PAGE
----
LBFGS(params, lr=1, max_iter=20, max_eval=None, tolerance_grad=1e-07, tolerance_change=1e-09, history_size=100, line_search_fn=None)¶
Implements L-BFGS algorithm, heavily inspired by minFunc.
This optimizer doesn’t support per-parameter options and parameter groups (there can be only one).
Right now all parameters have to be on a single device. This will be improved in the future.
This is a very memory intensive optimizer (it requires additional
param_bytes * (history_size + 1)bytes). If it doesn’t fit in memory try reducing the history size, or use a different algorithm.
lr (float) – learning rate (default: 1)
max_iter (int) – maximal number of iterations per optimization step (default: 20)
max_eval (int) – maximal number of function evaluations per optimization step (default: max_iter * 1.25).
tolerance_grad (float) – termination tolerance on first order optimality (default: 1e-5).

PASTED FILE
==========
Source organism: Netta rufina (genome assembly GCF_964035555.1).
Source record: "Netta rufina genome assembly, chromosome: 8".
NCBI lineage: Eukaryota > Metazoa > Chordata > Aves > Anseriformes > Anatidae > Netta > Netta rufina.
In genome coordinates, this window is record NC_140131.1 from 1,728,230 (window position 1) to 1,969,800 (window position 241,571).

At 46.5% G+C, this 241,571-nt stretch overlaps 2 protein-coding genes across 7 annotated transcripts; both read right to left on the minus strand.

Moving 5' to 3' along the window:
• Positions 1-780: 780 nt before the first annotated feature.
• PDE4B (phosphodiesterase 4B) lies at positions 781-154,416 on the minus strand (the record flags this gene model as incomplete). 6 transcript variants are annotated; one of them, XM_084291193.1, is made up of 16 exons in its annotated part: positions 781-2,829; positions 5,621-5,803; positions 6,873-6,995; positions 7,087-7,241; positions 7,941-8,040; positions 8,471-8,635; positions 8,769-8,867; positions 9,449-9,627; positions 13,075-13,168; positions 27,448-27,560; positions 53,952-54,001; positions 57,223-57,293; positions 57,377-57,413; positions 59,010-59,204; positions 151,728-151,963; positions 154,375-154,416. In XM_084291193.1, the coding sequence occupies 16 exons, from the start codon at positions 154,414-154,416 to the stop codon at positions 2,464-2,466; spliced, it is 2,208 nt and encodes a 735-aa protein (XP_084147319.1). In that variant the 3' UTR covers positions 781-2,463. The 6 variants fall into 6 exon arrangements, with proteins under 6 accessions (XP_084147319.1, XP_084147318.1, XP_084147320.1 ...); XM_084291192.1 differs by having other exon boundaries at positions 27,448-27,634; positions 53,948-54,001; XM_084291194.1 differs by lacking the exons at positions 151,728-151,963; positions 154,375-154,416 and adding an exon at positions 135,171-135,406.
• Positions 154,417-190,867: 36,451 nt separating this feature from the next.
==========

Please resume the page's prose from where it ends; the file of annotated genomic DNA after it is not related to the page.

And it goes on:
tolerance_change (float) – termination tolerance on function value/parameter changes (default: 1e-9).
history_size (int) – update history size (default: 100).
line_search_fn (str) – either ‘strong_wolfe’ or None (default: None).
Add a param group to the
This can be useful when fine tuning a pre-trained network as frozen layers can be made trainable and added to the
Optimizeras training progresses.
param_group (dict) – Specifies what Tensors should be optimized along with group
optimization options. (specific) –
Loads the optimizer state.
Returns the state of the optimizer as a
It contains two entries:
- state - a dict holding current optimization state. Its content
differs between optimizer classes.
param_groups - a dict containing all parameter groups
Performs a single optimization step.
closure (callable) – A closure that reevaluates the model and returns the loss.
Sets the gradients of all optimized
torch.Tensors to zero.
set_to_none (bool) – instead of setting to zero, set the grads to None. This will in general have lower memory footprint, and can modestly improve performance. However, it changes certain behaviors. For example: 1. When the user tries to access a gradient and perform manual ops on it, a None attribute or a Tensor full of 0s will behave differently. 2. If the user requests
zero_grad(set_to_none=True)followed by a backward pass,
.grads are guaranteed to be None for params that did not receive a gradient. 3.
torch.optimoptimizers have a different behavior if the gradient is 0 or None (in one case it does the step with a gradient of 0 and in the other it skips the step altogether).